Cities are home to nearly half of the world’s population and centralise much economic activity, job creation and innovation. However, despite their economic potential, cities at the same time create complex socio-economic and environmental challenges that need to be properly managed. These include unsustainable development patterns such as urban sprawl, which has negative environmental impacts on carbon emissions, air and water quality, land-use and waste management.
Traditionally, expanding economic opportunities and addressing environmental pressures have been considered to be contradictory policy objectives. However, green growth presents opportunities to realise the two together. More precisely, the OECD defines green growth as ‘fostering economic growth and development while ensuring that natural assets continue to provide the resources and environmental services on which our well-being relies’. With the right policy mix in place, green growth policies can manage potential trade-offs and deliver synergies between the economic and environmental pillars of sustainability.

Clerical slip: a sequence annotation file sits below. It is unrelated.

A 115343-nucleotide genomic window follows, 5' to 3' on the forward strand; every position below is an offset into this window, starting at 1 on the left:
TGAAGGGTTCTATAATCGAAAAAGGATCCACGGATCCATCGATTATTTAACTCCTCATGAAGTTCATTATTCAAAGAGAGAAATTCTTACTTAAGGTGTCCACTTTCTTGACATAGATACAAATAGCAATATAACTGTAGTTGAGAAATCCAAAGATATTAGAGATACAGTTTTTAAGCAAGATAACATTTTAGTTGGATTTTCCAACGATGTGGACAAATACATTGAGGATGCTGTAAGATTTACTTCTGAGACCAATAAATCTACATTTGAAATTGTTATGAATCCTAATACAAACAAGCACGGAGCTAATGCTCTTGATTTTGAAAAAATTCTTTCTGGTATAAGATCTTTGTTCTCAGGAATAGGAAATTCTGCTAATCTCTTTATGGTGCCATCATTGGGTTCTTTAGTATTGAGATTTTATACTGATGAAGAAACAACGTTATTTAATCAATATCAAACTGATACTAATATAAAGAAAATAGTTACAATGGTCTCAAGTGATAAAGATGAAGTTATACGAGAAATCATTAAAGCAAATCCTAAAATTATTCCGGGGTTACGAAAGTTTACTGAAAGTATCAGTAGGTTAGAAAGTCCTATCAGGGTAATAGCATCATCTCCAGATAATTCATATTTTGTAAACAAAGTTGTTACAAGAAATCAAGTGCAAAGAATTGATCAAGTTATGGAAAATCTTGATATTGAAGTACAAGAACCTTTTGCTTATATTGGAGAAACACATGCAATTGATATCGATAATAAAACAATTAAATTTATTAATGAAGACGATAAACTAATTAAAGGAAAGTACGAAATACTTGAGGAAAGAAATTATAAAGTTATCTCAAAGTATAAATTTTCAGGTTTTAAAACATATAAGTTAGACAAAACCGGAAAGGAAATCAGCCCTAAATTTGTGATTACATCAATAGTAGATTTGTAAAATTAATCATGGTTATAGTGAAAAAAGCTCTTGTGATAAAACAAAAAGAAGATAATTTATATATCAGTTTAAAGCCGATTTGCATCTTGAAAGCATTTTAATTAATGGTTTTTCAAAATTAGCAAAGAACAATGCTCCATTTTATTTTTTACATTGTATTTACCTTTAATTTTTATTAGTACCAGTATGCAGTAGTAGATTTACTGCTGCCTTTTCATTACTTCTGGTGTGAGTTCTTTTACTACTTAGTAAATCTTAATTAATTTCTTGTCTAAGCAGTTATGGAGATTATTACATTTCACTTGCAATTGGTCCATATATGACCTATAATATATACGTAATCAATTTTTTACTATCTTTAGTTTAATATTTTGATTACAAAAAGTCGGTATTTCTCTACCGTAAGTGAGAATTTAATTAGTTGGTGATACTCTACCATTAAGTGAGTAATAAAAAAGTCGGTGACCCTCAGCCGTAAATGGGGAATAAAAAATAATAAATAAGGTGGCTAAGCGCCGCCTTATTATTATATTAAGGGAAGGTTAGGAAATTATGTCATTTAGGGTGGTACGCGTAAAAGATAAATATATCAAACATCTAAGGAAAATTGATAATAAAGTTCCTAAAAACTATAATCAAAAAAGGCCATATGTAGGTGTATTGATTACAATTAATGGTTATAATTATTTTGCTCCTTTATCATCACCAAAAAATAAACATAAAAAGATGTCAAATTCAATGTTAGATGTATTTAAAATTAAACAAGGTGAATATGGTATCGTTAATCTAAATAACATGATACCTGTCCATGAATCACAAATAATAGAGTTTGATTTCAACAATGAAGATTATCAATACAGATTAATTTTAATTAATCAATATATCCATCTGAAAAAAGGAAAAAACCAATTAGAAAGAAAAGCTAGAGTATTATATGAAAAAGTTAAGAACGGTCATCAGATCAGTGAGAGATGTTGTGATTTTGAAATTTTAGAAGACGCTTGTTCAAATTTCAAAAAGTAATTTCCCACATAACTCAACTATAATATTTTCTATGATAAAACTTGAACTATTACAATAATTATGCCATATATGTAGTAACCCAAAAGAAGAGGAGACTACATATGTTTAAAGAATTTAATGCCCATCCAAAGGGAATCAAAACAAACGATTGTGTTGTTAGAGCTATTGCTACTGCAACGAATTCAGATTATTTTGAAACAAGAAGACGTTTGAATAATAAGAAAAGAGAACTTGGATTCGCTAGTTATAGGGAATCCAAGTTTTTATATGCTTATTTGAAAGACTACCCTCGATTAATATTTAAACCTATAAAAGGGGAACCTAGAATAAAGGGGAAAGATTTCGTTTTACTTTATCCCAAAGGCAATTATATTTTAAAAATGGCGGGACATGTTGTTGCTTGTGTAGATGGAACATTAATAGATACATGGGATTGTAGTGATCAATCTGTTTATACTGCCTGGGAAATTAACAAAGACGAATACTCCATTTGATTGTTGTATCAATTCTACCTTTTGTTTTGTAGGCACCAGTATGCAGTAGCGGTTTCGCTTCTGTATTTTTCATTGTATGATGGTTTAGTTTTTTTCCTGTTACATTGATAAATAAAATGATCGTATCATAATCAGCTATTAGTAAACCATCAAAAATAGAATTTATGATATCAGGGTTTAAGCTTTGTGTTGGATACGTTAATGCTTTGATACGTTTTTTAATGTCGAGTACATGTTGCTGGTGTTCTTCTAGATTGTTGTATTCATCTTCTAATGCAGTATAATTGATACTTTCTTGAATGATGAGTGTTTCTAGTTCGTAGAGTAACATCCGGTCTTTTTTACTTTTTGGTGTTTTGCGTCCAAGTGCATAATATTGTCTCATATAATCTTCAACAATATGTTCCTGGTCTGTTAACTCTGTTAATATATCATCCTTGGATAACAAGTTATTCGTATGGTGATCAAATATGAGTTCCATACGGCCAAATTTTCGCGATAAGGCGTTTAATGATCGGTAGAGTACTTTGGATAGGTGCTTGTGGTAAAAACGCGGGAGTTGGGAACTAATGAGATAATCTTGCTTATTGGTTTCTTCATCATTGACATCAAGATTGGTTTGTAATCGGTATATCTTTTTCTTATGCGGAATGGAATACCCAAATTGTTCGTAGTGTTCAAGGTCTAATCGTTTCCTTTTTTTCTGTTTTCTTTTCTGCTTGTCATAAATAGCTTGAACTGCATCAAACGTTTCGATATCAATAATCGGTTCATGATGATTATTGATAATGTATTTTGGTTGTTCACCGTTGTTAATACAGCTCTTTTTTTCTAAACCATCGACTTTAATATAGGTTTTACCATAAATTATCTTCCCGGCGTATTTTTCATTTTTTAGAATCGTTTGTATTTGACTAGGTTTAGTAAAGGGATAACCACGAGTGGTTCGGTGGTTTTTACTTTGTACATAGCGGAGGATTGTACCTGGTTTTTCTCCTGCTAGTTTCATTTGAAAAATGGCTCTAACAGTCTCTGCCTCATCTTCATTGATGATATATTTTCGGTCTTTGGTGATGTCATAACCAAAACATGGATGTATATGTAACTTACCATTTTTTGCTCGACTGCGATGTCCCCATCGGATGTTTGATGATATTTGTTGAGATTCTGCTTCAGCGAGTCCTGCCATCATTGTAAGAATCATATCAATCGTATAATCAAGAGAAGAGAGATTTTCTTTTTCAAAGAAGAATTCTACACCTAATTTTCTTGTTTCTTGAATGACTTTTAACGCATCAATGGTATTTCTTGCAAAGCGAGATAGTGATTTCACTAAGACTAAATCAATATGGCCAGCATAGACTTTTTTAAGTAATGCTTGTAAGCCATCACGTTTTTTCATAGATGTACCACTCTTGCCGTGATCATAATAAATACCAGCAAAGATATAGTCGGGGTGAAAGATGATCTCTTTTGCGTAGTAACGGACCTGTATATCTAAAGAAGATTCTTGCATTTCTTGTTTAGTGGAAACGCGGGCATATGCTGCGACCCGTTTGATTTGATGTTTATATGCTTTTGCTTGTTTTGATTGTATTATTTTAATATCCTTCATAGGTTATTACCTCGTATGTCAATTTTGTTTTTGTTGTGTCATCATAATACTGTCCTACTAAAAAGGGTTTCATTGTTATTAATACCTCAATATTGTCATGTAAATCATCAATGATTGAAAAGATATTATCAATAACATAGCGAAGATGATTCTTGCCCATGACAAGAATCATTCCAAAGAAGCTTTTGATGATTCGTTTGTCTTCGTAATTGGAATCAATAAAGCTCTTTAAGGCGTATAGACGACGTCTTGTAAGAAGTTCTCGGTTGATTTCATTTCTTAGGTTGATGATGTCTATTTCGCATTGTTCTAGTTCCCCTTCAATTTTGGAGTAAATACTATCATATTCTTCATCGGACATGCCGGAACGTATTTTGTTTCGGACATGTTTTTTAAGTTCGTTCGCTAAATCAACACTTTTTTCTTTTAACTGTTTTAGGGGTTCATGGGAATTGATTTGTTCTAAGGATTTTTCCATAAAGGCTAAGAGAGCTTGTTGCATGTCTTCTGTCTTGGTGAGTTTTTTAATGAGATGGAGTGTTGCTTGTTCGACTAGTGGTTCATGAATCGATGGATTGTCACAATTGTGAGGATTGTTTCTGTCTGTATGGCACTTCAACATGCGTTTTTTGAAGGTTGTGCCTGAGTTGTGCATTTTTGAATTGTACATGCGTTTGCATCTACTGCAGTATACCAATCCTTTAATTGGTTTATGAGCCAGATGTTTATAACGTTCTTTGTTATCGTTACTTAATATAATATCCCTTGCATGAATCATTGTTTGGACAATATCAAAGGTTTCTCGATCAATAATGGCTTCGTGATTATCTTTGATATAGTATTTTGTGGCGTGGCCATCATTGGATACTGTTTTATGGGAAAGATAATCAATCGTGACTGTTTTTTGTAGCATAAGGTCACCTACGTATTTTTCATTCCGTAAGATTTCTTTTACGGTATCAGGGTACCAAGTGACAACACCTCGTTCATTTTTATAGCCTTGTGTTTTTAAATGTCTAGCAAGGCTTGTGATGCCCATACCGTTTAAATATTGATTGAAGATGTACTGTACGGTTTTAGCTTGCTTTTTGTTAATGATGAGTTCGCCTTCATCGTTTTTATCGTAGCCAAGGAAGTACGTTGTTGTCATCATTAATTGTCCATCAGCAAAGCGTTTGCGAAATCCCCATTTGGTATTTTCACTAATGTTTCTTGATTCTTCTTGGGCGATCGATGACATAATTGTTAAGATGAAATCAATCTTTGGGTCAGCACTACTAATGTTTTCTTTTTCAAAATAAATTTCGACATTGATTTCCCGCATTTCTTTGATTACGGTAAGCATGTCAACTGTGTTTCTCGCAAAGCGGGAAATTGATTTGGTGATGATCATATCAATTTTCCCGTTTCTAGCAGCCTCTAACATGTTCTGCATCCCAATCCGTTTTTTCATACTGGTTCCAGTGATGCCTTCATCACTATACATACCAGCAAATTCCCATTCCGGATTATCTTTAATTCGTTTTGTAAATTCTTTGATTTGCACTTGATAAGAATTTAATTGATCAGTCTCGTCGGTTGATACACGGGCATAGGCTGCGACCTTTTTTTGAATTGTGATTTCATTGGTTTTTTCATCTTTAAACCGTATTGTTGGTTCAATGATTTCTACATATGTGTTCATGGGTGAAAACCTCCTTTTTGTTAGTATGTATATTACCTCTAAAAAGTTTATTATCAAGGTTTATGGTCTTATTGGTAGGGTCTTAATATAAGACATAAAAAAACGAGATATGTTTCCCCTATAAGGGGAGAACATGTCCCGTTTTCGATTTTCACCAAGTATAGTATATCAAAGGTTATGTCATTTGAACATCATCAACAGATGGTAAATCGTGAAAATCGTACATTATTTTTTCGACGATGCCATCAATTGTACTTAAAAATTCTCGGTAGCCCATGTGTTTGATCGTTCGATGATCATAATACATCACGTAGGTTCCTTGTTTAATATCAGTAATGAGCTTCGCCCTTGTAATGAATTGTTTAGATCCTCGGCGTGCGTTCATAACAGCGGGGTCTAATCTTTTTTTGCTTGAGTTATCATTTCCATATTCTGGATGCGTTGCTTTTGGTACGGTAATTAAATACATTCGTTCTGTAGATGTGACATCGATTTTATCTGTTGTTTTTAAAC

In cities, successful urban green growth policies take into account local policy contexts and seek to pursue economic development while seeking environmental and social benefits. It is especially relevant in cities exploring new growth potential with green investment, as well as cities facing environmental challenges due to urbanisation and population growth. Urban green growth reflects the ambitions of the New Urban Agenda and provides a means of achieving the SDGs, especially Goal 11, that aims to make cities and human settlements inclusive, safe, resilient and sustainable. The green growth approach is also particularly relevant to the green economic recovery in the context of COVID-19.
OECD work on green growth in cities supports cities and countries of both OECD member and non-member countries. It examines how policies and governance practices can contribute to improve the economic performance and environmental quality in urban areas, by benchmarking their green growth performance with internationally comparable indicators, and provides policy recommendations as well as examples of relevant international practices.
For further information, please contact Tadashi Matsumoto, Head of Unit, Sustainable Development and Global Relations.